Last month, one column shook the media world. It was just one column by one editor in one daily paper, no more than 800 words total, but it had the journalism world afire, shooting out letters to Poynter (a media trade newsite) with the “Indignant Lock” key on faster than the next day’s news copy.
The subject of the column was not as controversial as you would imagine. You’ve probably heard it all before.
Mark Yost, an editor at the St. Paul Pioneer Press, wrote a column questioning the quality of mainstream media reporting on the War in Iraq. Yost, a Navy veteran himself, was getting a jarringly different picture of the war from friends returning from combat than he was seeing in the pages of his own paper.
Yost’s column set off a wicked firestorm on Poynter. He garnered what could only charitably be called undiplomatic criticism from an editor of the Columbia Journalism Review, the Washington editor for Knight-Ridder newspapers, which owns the Pioneer Press, and the director of the Knight-Ridder Baghdad bureau, among many others.
This week, the Minnesota-based bloggers at PowerLine, got their hands on a leaked internal memo instructing the staff of the Press to cover more aspects of the war. The paper, the memo states, is strong on covering the deaths of soldiers and weaker on covering the more mundane details of the war, the reconstruction, and how they affect families on the homefront.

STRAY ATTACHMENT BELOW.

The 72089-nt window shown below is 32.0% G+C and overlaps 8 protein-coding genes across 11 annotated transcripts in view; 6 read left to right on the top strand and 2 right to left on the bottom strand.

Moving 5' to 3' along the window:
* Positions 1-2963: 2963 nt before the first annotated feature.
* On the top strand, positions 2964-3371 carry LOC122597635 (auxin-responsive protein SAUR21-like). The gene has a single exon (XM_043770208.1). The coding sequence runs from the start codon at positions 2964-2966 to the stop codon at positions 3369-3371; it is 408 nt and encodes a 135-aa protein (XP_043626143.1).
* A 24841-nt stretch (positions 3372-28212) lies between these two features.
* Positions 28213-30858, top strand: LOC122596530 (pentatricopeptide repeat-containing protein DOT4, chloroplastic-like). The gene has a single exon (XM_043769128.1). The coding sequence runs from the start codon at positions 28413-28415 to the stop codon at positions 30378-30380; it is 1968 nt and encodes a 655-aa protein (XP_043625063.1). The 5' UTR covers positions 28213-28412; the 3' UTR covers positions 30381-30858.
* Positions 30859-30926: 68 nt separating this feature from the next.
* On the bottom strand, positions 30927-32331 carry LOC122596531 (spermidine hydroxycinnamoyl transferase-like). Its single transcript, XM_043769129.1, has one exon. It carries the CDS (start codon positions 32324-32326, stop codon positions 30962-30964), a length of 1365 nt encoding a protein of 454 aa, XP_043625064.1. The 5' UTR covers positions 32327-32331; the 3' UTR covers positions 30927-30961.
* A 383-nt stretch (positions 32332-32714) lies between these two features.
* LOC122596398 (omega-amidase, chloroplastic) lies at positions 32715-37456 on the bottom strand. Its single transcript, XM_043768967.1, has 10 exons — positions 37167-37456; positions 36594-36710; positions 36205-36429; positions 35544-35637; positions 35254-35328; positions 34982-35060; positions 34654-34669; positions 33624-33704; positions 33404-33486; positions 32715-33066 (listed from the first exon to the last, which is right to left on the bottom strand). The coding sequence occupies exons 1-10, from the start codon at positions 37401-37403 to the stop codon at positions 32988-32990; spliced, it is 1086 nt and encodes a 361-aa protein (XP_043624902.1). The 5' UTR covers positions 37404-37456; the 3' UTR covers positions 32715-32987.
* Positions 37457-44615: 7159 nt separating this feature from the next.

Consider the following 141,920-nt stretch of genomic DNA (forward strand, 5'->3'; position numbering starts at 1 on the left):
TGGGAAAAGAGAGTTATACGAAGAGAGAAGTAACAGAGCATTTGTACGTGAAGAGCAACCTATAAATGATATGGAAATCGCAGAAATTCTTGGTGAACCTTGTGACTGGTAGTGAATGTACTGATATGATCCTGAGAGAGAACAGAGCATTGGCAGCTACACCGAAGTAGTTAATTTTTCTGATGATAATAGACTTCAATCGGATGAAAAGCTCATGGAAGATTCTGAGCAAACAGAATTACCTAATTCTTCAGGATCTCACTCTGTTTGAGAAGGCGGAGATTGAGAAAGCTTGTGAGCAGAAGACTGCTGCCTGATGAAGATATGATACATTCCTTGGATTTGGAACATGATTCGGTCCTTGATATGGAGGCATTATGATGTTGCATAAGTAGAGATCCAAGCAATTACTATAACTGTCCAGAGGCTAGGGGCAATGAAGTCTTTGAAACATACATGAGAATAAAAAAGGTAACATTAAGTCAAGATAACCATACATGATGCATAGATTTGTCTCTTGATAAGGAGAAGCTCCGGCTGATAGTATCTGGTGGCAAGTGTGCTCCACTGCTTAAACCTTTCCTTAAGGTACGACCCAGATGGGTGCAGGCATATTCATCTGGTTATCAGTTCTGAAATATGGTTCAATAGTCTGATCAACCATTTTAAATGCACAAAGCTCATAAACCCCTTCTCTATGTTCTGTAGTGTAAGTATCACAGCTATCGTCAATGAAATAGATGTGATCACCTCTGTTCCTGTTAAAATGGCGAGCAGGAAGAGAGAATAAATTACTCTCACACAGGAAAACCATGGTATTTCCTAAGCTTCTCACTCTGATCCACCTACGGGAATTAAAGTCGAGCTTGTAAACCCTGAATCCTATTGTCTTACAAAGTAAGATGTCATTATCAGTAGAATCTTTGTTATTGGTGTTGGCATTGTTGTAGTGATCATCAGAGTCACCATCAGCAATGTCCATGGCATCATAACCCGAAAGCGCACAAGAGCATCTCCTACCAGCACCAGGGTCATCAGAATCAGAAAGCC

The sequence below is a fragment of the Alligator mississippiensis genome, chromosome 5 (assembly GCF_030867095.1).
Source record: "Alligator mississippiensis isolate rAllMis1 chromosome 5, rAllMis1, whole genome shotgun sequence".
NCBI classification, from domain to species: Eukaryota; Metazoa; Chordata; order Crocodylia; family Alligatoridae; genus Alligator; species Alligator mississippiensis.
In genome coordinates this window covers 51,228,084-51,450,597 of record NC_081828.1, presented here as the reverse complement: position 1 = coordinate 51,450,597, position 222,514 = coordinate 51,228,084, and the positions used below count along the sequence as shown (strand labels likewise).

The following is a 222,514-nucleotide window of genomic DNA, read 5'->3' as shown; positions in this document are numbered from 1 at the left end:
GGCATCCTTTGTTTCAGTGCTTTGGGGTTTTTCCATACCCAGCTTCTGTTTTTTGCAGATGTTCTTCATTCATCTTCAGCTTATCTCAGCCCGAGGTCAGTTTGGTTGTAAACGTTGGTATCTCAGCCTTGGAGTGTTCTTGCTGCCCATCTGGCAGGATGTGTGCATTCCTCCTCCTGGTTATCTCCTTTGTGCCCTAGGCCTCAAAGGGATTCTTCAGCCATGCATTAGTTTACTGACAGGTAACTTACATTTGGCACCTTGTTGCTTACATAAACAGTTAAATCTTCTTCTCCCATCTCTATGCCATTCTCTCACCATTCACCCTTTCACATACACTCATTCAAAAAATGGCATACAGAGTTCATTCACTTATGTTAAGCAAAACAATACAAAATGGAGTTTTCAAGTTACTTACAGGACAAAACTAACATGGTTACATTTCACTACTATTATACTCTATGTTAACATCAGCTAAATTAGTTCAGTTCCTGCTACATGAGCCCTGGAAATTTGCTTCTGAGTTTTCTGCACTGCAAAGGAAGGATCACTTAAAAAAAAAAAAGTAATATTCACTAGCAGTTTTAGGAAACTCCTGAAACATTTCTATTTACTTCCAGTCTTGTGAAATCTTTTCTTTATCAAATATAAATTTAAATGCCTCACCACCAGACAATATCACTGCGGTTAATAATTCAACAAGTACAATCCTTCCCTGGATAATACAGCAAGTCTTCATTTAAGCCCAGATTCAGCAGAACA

Odd, that’s almost exactly what Yost said. His column was called, “Why They Hate Us,” in reference to those servicemen and women who feel they’re unfairly represented by the press corps. The media’s response to “Why They Hate Us” offers many new lessons in that same vein, if the media is willing to listen. Here are the Six Golden Rules I gleaned from it.
1. Listen to reader criticism-- even from conservatives and military personnel.
Americans with conservative values make up about half of a newspaper’s audience. Yost was speaking for many of those folks, but the reflexive shrieking on display at Poynter revealed exactly zero regard for the concerns of those customers. That doesn’t seem like a smart move considering the precipitous drop in newspaper subscriptions over the past couple decades. A newspaper’s coverage cannot and should not be guided entirely by public opinion, but treating the public’s opinions with courtesy can ensure reporters retain a public for which to write.